Strategies used to help us spell
- Sound Cues, sounding out words to stress the sounds and syllables.
- Clues from word's meaning to make links with similar words
- Writing it down until it looks right
- Using grammatical knowledge to predict spelling
- A dictionary or computer spell-checker.
When problems arise...
In English, 26 letters represent 44 phonemes. Children need to make decisions about whther individual graphemes ( unit of written sound, used to represent a phoneme) represent the sound, or whether a digraph (two letters produced as a single sound, such as 'sh') is needed to create a single sound.
The sounds of letters are often affected by their position in the word or by the surrounding letters. Therefore, phonetic strategies are often insufficient for accurate spelling.
Problems also arise because of the number of homophones in English. Here are some examples of homophones beginning with the letter 's':
sea/see - sale/sail - stare/stair - son/sun - some/sum - steak/stake
Another difficulty is the addition of inflections, which can affect the phonology of a word, as in 'house' and 'houses'.
The 5 Spelling Stages
Pre Phonemic - A child can imitate writing, mainly scribbling and using pretend writing, some letter shapes are decipherable.
Semi-Phonetic - Link letters shapes and sounds, using this to write words.
Phonetic - Understand that all phonemes can be represented by graphemes, words become more complete.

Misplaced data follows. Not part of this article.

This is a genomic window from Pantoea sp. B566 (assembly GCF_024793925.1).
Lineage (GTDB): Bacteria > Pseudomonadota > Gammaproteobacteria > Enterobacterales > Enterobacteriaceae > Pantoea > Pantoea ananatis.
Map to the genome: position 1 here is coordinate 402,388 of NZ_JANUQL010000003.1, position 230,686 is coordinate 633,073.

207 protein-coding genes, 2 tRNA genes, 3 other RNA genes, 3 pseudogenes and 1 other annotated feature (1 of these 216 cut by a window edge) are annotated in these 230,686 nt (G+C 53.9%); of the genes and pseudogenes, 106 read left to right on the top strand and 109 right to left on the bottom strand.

Transitional - Combine phonic knowledge with visual memory, an awareness of combinations of letters and letter patterns, including the 'magic e' rule.
Conventional - Spell most words correctly.
Categories of Spelling Error
Insertion - Adding Extra letters.
Omission - Leaving out letters.
Subsitution - Substituting one letter for another.
Transposition - Reversing the correct order of letters in words.
Phonetic Spelling - using sound awareness to guess letters and combinations.
Over/undergeneralisation of spelling rules - Overgeneralising a rule where it is not needed, or undergeneralising it by only applying it in one specific context.
Salient (key) sounds - Writing only the key sounds.
The next card will give you some examples.
Insertion - e.g butifull
Omission - e.g suddnly
Substitution - e.g fraindly
Transposition - e.g becuase
Phonetic Spelling - e.g kitins
Over/undergeneralisation - in general, there are many examples of this.
Salient (key) sounds - e.g bissnis